Celebrating Smiles | 22 August, 2019

Guest Post: As Far as the Eye Can See

The radio is playing in the background but I don’t hear it. My ears are attuned to the ‘beep’ of the apex locator as I slide a file down the narrow canal of a first molar.

The intervals of the ‘beep’ get closer together until they become one monotonous sound. Only a dentist could say that this is music. Music to their ears. My assistant is staring into space. It is fair to say that I’m the only one in the room who finds that time goes fast when doing root canal treatment.

I have invested, and will continue to invest, years of my life to be able to do precise procedures such as this. The art of making something that is noticeable, unnoticeable again.

When most of your work is done through magnification lenses, it is fairly easy to lose perspective of the world around you. You don’t know what you don’t know. Perhaps it’s ignorance. Perhaps it’s placing focus on one aspect of life at the expense of another.

Sometimes, it is easy to question the significance of working on such a small scale. But a restoration 30 microns too high feels like you’re biting on a mountain.


Any roughness or sharpness present, and your tongue will not leave that area alone. And of course there is that unbearable sensation that brings forward even those that avoid us the most. Pain.

It is important to put the surgical loupes away from time to time. To experience the luxury of peripheral vision. I landed in a place very far away. Areas of the landscape of South America reminded me of home, except the soil is vastly red.

It is ironic that I visited a place called mouth. The intention was to get away from anything even remotely related to this. Welcome to ‘La Boca’, a truly artistic place. Colour-block buildings make up the body that encloses the narrow streets. Local artists and merchants display their work outside. The authenticity here is irreproducible by any art gallery. This place, I truly connected with.

There is no stronger connection to art than the direct interaction with the original artist. The artist I talked to was very passionate. He had been all over the world, and wherever you said you are from, he could tell you something about it.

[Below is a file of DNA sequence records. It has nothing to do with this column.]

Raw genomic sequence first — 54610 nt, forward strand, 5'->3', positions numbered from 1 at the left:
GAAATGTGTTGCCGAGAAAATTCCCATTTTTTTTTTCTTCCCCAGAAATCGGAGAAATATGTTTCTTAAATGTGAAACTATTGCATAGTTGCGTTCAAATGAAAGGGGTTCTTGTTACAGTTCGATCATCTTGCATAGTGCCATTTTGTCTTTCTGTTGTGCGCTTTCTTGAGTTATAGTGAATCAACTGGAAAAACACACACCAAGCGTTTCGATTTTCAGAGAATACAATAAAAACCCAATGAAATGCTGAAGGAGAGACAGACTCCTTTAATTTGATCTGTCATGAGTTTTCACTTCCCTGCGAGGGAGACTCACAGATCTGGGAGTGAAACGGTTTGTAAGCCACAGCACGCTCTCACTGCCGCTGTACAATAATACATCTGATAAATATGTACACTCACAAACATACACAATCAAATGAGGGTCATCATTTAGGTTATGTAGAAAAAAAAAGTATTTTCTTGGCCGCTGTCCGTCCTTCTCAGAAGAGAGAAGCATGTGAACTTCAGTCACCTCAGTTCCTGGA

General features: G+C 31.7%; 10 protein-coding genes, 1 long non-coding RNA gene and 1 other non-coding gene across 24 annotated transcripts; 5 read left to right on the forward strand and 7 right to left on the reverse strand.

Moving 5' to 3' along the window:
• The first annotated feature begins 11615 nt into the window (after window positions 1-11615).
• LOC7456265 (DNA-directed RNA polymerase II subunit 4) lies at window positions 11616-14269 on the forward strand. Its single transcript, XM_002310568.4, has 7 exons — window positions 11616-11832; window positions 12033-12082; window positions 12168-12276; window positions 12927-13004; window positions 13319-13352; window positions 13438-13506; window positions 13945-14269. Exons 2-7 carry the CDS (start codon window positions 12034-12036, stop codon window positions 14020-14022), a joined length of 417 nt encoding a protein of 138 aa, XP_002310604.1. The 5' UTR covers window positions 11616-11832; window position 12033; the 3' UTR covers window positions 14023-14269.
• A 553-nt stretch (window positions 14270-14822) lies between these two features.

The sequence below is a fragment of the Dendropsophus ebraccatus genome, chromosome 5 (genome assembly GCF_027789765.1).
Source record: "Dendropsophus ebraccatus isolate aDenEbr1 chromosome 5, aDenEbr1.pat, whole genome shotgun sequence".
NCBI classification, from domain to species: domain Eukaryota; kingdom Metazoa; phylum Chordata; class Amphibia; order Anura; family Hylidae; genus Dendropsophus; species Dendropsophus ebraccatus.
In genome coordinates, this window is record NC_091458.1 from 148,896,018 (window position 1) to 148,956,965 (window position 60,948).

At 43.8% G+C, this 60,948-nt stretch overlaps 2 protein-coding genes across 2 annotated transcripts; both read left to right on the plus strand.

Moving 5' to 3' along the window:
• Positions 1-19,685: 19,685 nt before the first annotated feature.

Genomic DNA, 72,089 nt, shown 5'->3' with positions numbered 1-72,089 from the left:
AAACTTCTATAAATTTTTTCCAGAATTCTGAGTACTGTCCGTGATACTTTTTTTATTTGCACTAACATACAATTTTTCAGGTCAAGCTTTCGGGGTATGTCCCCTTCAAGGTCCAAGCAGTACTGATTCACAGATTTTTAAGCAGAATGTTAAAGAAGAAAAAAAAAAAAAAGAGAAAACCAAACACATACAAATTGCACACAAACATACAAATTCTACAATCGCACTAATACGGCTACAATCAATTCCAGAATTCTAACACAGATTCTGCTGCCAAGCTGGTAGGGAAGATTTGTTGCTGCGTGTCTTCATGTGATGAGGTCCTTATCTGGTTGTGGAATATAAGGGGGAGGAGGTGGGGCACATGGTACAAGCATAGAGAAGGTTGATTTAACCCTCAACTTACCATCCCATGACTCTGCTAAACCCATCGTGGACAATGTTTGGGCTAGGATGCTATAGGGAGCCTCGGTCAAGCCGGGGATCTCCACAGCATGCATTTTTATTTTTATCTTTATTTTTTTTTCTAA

But nothing compared to the excitement on his face when I told him I am a dentist. He was so happy, he gave me a big hug. I have never seen anyone so happy to meet a dentist! He asked me to write my name on the back of the piece of art I bought. Before my eyes, he turned it into a sketch of a dentist with a patient in the chair.

I considered the many years it took him to become skilled enough to do that so quickly. I pressed my hand against my collarbone. This is definitely incomparable to any reaction I would normally get at home.

Most things in life you don’t need loupes to see. I would scan people’s teeth as they walked past in this unfamiliar part of the world. I’m afraid I have resigned to the fact that I will never be able to stop myself from doing that in public!

But you don’t even need to be a dentist to recognise what I saw. The in-tact arches. The beautiful smiles. Whether they had a lot, or a little, it didn’t seem to matter. Nobody misses their dental check-up.

Dentistry is expensive, this is a universal fact. There is a difference between dentistry being expensive and being unable to afford the dentistry, and it is important to make that distinction.

Being unable to afford dentistry is a problem. Many of the people in this part of the world have a lot less than we do. And yet there is a large presence of adults with orthodontic bands. This could quite possibly be a decade’s worth of savings.

The difference is that they make their dental care a priority. They make it a priority in favour of a fancy new car. In favour of blonde highlights. In favour of designer leather cushions. It is what someone values their smile and their health to be worth that determines whether they are willing to pay that cost.

When it comes to money, there is an emotional component that denies logic. Compared to the evolution of the human brain, money is a relatively new concept and it is complex how we process this.

In fact, we don’t always know how to. If we were to think logically, all those materialistic things do not get as much use as your teeth do. The fancy car, the highlights, the cushions, they are all superfluous. But there is some emotional attachment behind those purchases that win, over the more needed ones.

What I find inspiring about the general population in South America is that many do not have much, yet they are generally very happy. Perhaps this is another reason why their smiles are so striking in the first place.

They see their dental health as one of those important things that make you feel good. They are well aware of the fact that the quality of life that comes from a full set of well functioning and healthy teeth is hugely significant.

Money is no object when they consider the decision between saving or losing a tooth, because they see the value of that tooth as being priceless. To them, there is emotion and meaning behind a natural dentition.

This is a level of thinking rivals many in the first world. The paradox that I cannot get my head around.

A first world population that has third world oral health problems and fancy cars.


Sometimes art is colourful, unique and striking.
Sometimes art is simply the ability to restore and preserve a natural state.
The art of making something noticeable unnoticeable again.

This Guest Post is written by  Lisa Bahho – one of our dentists at Lumino Masterton. Outside of work, Lisa likes to be in tune with her more creative and artistic side. She particularly loves writing on her blog Odontogirl.